Saturn has hazy, yellow cloud-tops made primarily of crystallized ammonia. The clouds are swept into bands by fierce, easterly winds that have been clocked at more than 1,100 miles (1,800 kilometers) per hour at the equator. Saturn’s winds near its poles are much tamer. Also like Jupiter, powerful cyclonic storms appear on Saturn often. About every thirty years, for example, a massive storm forms that appears white. Known as the “Great White Spot”—even though it is not the same storm every time—it can be visible for up to a month, shining like a spotlight on the planet’s face, before it dissipates and stretches around the planet as a thick white stripe. This recurring storm is thought to be a result of the warming of Saturn’s atmosphere toward the end of the Saturnian summer, which causes ammonia deep inside the atmosphere to bubble up to the cloud-tops, only to be whipped around by the planet’s powerful winds.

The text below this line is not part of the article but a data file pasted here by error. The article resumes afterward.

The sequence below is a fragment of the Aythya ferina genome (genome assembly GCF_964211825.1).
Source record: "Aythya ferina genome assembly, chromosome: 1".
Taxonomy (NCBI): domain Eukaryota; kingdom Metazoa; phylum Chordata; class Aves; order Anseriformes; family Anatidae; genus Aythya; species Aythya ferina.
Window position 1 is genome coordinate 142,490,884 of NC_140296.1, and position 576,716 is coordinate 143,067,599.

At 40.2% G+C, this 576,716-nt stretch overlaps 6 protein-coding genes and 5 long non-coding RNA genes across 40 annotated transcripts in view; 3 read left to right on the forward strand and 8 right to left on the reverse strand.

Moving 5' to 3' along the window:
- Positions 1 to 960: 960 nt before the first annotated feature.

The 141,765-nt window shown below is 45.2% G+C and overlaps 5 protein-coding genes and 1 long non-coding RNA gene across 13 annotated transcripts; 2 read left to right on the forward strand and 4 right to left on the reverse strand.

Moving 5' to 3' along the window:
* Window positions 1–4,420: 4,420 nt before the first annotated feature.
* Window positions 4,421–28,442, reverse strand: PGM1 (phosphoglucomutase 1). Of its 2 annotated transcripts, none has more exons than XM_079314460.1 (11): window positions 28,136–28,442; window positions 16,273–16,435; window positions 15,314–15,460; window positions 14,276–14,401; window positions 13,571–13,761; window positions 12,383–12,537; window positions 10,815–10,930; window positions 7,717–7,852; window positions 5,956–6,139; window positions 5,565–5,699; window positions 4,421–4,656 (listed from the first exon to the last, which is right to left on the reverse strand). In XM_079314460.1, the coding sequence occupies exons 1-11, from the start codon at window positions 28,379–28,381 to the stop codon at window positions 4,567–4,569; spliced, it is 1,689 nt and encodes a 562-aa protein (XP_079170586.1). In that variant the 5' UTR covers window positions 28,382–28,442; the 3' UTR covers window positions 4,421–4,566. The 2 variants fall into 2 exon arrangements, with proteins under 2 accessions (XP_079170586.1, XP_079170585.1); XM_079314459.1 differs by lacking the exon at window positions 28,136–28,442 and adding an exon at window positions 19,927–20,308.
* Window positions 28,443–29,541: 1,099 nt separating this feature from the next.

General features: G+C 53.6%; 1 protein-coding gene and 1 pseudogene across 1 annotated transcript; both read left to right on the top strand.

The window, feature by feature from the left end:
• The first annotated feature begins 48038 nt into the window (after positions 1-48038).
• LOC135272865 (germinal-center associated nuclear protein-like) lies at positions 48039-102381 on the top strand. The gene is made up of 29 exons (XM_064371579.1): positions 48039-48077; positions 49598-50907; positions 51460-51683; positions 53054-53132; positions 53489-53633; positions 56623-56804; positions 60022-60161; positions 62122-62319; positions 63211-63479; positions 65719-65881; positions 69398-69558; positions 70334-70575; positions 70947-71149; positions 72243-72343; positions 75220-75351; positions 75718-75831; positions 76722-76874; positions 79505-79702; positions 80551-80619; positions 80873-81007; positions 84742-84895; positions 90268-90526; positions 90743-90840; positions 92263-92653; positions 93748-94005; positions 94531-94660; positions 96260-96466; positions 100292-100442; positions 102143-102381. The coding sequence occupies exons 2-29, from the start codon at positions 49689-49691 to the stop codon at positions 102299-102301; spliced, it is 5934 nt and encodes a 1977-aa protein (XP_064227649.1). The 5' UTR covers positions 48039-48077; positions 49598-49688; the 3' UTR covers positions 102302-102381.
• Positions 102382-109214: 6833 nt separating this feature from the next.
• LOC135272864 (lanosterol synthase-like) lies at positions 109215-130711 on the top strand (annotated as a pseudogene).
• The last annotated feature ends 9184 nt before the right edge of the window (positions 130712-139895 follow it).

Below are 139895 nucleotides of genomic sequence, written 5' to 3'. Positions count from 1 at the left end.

While only one-third the mass of Jupiter, Saturn is stunning with its spectacular ring display.